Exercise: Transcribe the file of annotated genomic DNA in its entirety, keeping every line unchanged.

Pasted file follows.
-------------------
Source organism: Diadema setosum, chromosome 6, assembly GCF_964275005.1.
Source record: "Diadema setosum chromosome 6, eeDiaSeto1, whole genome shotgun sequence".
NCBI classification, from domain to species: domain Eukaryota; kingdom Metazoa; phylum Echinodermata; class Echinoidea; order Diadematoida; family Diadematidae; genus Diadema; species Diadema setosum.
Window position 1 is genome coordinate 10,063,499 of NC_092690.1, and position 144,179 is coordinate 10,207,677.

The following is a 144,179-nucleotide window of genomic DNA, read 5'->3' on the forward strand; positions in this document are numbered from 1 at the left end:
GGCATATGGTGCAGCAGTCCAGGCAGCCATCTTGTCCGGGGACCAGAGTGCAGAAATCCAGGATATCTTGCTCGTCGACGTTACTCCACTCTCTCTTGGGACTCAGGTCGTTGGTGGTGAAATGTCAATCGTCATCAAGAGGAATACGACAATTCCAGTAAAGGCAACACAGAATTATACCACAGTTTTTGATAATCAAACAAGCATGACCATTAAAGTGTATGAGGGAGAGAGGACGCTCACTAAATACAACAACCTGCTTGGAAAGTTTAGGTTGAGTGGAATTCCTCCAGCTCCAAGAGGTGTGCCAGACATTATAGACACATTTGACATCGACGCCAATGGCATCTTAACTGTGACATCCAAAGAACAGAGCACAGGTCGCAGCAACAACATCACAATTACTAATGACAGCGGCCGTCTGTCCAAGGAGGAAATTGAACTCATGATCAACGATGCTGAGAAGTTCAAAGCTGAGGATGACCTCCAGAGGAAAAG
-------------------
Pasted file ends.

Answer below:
Source organism: Diadema setosum, chromosome 6, assembly GCF_964275005.1.
Source record: "Diadema setosum chromosome 6, eeDiaSeto1, whole genome shotgun sequence".
NCBI classification, from domain to species: domain Eukaryota; kingdom Metazoa; phylum Echinodermata; class Echinoidea; order Diadematoida; family Diadematidae; genus Diadema; species Diadema setosum.
Window position 1 is genome coordinate 10,063,499 of NC_092690.1, and position 144,179 is coordinate 10,207,677.

The following is a 144,179-nucleotide window of genomic DNA, read 5'->3' on the forward strand; positions in this document are numbered from 1 at the left end:
GGCATATGGTGCAGCAGTCCAGGCAGCCATCTTGTCCGGGGACCAGAGTGCAGAAATCCAGGATATCTTGCTCGTCGACGTTACTCCACTCTCTCTTGGGACTCAGGTCGTTGGTGGTGAAATGTCAATCGTCATCAAGAGGAATACGACAATTCCAGTAAAGGCAACACAGAATTATACCACAGTTTTTGATAATCAAACAAGCATGACCATTAAAGTGTATGAGGGAGAGAGGACGCTCACTAAATACAACAACCTGCTTGGAAAGTTTAGGTTGAGTGGAATTCCTCCAGCTCCAAGAGGTGTGCCAGACATTATAGACACATTTGACATCGACGCCAATGGCATCTTAACTGTGACATCCAAAGAACAGAGCACAGGTCGCAGCAACAACATCACAATTACTAATGACAGCGGCCGTCTGTCCAAGGAGGAAATTGAACTCATGATCAACGATGCTGAGAAGTTCAAAGCTGAGGATGACCTCCAGAGGAAAAG